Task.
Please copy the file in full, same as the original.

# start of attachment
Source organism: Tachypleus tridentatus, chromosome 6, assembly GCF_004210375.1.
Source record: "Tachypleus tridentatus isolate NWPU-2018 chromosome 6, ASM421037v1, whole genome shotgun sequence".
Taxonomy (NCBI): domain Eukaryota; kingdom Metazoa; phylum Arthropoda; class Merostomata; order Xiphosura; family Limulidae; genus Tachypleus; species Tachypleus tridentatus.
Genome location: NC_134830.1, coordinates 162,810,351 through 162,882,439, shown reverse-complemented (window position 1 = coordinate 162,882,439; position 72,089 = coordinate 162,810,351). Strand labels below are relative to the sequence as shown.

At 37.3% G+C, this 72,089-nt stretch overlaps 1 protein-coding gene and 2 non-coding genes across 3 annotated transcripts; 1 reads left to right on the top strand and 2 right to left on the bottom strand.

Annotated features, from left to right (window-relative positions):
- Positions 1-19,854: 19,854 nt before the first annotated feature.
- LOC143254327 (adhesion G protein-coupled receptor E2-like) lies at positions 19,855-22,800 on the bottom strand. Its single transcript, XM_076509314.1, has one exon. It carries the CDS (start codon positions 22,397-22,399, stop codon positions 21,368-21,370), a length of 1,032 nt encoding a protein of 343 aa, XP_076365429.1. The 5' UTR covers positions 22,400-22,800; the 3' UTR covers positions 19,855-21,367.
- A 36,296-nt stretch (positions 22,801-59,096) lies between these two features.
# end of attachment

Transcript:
Source organism: Tachypleus tridentatus, chromosome 6, assembly GCF_004210375.1.
Source record: "Tachypleus tridentatus isolate NWPU-2018 chromosome 6, ASM421037v1, whole genome shotgun sequence".
Taxonomy (NCBI): domain Eukaryota; kingdom Metazoa; phylum Arthropoda; class Merostomata; order Xiphosura; family Limulidae; genus Tachypleus; species Tachypleus tridentatus.
Genome location: NC_134830.1, coordinates 162,810,351 through 162,882,439, shown reverse-complemented (window position 1 = coordinate 162,882,439; position 72,089 = coordinate 162,810,351). Strand labels below are relative to the sequence as shown.

At 37.3% G+C, this 72,089-nt stretch overlaps 1 protein-coding gene and 2 non-coding genes across 3 annotated transcripts; 1 reads left to right on the top strand and 2 right to left on the bottom strand.

Annotated features, from left to right (window-relative positions):
- Positions 1-19,854: 19,854 nt before the first annotated feature.
- LOC143254327 (adhesion G protein-coupled receptor E2-like) lies at positions 19,855-22,800 on the bottom strand. Its single transcript, XM_076509314.1, has one exon. It carries the CDS (start codon positions 22,397-22,399, stop codon positions 21,368-21,370), a length of 1,032 nt encoding a protein of 343 aa, XP_076365429.1. The 5' UTR covers positions 22,400-22,800; the 3' UTR covers positions 19,855-21,367.
- A 36,296-nt stretch (positions 22,801-59,096) lies between these two features.